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Little fish causes big headache

Posted: March 8, 2014 10:02 p.m.
Updated: March 8, 2014 10:02 p.m.

A critter the size of a goldfish has wiggled its way into a controversy that has turned off some canyon residents’ tap water, halted bulldozers and periodically flooded a road in the Santa Clarita Valley.

The endangered unarmored threespine stickleback is a minnow-sized fish that has managed to survive 10,000 years, since the time glaciers melted during the last ice age.
It lives in only one place in the world — the Santa Clarita Valley — in four local creeks. One of them is Bouquet Creek.

In 2004, after pressure from environmentalists, officials at the U.S. Forest Service took steps to protect the stickleback’s home in Bouquet Creek. The canyon falls mostly within Angeles National Forest land, so USFS officials followed federal guidelines for the protection of endangered critters and preserved the stickleback’s habitat by leaving the creek undisturbed.

Doing nothing may have saved the home of the unarmored threespine stickleback, but it also halted county work crews that routinely cleared the Bouquet Creek bed where the fish lives.

“USFS concerns were centered on the loss of habitat, although not permanent,” said Bob Spencer, chief of public affairs for the Los Angeles County Department of Public Works. Federal permits required for work to be done in the creek “were aimed at the entire streambed habitat,” he said in an email.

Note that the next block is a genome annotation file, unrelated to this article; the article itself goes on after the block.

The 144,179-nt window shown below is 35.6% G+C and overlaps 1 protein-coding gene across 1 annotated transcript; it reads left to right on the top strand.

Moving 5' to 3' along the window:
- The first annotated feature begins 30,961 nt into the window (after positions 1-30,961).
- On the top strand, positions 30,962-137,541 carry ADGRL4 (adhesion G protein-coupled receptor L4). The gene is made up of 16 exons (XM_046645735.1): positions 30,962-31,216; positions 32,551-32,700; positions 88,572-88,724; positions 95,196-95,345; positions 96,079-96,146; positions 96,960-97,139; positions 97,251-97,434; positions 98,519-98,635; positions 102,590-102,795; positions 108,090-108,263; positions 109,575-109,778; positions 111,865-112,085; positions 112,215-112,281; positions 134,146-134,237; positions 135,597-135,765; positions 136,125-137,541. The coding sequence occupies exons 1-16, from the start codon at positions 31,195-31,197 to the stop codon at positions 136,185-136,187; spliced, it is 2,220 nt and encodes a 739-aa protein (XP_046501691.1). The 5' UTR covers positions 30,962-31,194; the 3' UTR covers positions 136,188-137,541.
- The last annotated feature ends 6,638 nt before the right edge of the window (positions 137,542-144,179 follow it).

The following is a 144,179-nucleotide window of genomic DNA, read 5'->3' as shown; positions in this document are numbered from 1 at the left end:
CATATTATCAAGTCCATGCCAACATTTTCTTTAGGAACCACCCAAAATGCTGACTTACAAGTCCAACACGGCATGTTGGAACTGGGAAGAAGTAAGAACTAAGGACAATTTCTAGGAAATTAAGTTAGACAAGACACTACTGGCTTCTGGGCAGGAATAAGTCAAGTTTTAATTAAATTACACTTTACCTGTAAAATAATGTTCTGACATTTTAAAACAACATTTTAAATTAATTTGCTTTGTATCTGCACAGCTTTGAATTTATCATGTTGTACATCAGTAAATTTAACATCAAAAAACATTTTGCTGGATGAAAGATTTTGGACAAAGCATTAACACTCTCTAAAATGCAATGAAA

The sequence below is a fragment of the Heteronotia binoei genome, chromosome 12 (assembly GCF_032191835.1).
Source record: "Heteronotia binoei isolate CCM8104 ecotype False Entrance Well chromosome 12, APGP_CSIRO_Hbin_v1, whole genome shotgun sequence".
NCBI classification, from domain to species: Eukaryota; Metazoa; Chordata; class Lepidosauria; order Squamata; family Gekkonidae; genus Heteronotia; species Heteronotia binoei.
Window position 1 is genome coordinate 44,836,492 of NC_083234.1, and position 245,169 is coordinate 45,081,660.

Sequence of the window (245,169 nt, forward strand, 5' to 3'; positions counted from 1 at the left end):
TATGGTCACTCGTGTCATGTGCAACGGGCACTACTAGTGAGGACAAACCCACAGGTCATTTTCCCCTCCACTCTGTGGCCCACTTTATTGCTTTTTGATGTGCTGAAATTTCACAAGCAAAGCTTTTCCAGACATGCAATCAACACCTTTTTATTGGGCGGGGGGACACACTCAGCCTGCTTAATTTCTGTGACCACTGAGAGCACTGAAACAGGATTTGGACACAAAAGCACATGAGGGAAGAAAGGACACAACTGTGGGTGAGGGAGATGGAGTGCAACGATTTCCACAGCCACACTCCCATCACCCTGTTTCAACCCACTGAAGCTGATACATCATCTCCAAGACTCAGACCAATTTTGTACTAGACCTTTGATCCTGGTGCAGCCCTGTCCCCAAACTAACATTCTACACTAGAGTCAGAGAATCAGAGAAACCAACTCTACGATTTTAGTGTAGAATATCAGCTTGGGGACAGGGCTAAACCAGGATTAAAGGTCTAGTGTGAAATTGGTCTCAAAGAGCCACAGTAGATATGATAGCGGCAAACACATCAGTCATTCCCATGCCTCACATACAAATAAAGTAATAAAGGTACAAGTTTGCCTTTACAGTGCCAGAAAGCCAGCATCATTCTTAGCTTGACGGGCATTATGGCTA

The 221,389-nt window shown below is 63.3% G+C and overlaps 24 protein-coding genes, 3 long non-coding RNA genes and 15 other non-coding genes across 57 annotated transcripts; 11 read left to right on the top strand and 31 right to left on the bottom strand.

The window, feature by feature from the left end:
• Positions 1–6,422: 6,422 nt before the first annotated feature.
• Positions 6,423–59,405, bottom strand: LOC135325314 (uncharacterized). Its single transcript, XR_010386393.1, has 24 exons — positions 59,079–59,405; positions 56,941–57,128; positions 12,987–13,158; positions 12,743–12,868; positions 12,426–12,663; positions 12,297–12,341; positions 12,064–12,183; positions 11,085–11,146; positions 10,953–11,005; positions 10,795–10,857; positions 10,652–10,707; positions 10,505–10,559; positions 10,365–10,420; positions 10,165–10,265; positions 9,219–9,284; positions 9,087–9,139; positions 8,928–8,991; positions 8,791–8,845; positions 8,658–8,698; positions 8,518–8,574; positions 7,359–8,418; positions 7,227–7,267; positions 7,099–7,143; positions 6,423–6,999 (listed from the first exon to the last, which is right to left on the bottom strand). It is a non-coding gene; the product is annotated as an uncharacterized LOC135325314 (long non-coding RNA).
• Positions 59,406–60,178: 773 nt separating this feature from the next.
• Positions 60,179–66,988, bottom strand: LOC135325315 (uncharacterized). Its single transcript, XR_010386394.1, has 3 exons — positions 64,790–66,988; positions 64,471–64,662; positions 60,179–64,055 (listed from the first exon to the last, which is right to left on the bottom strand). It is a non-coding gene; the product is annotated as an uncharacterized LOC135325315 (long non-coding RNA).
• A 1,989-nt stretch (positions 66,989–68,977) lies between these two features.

“They would just go in there and clean the culverts, and they would do it routinely,” longtime Bouquet Canyon resident Chase Unruh recalled in an interview last week.

Without the annual cleaning, the creek bed began to silt up. That process was accelerated when the Buckweed Fire raged through the area in 2007, destroying vegetation and sending debris and sediment pouring into the creek.

By now, the creek bed is nearly level with Bouquet Canyon Road in places, and when water flows down the creek in any significant volume, it floods the road.

The Los Angeles Department of Water and Power has reduced flow from the dam at the top of the canyon to a trickle, concerned about accidents on the flooded road.

And that has left many residents downstream with inadequate water for their homes — and in some cases with no water at all.

Concerned for the well-being of Bouquet Canyon residents, Los Angeles County supervisors on Feb. 25 approved a declaration of local emergency aimed at allowing agencies to bypass costly permits needed to clean up the creek bed.

The move promised to enable the “county to work with state and federal agencies to help resolve the crisis in Bouquet Canyon and restore the flood-carrying capacity of Bouquet Canyon Creek,” Supervisor Michael D. Antonovich, who represents the Santa Clarita Valley and introduced the motion, wrote in a statement shortly after the emergency declaration.

U.S. Forest Service officials contacted via phone calls and email during several days last week did not respond to questions from The Signal about the possibility of cleaning out the creek bed so water can be restored to Bouquet Canyon residents.

“The Forest Service has been very active in advocating for a resolution,” said Linda Purpose, spokeswoman for the United Water Conservation District. The district represents Ventura County farming interests that receive water from the Santa Clara River, including its tributary Bouquet Creek.

“They have not been willing to continue to deal with the situation on an emergency basis because they were working to motivate (Public Works) to develop a feasible plan to effectively solve the problem, rather than a series of temporary solutions,” Purpose wrote in an email to The Signal.

Unruh is not so sure about a resolution.

“It looks like it’s going sideways,” he said last week. “Give me a double-bladed truck and one guy on the road with a cell phone to tell when cars are coming, and I’ll clear the creek bed and fix the problem in a day.”


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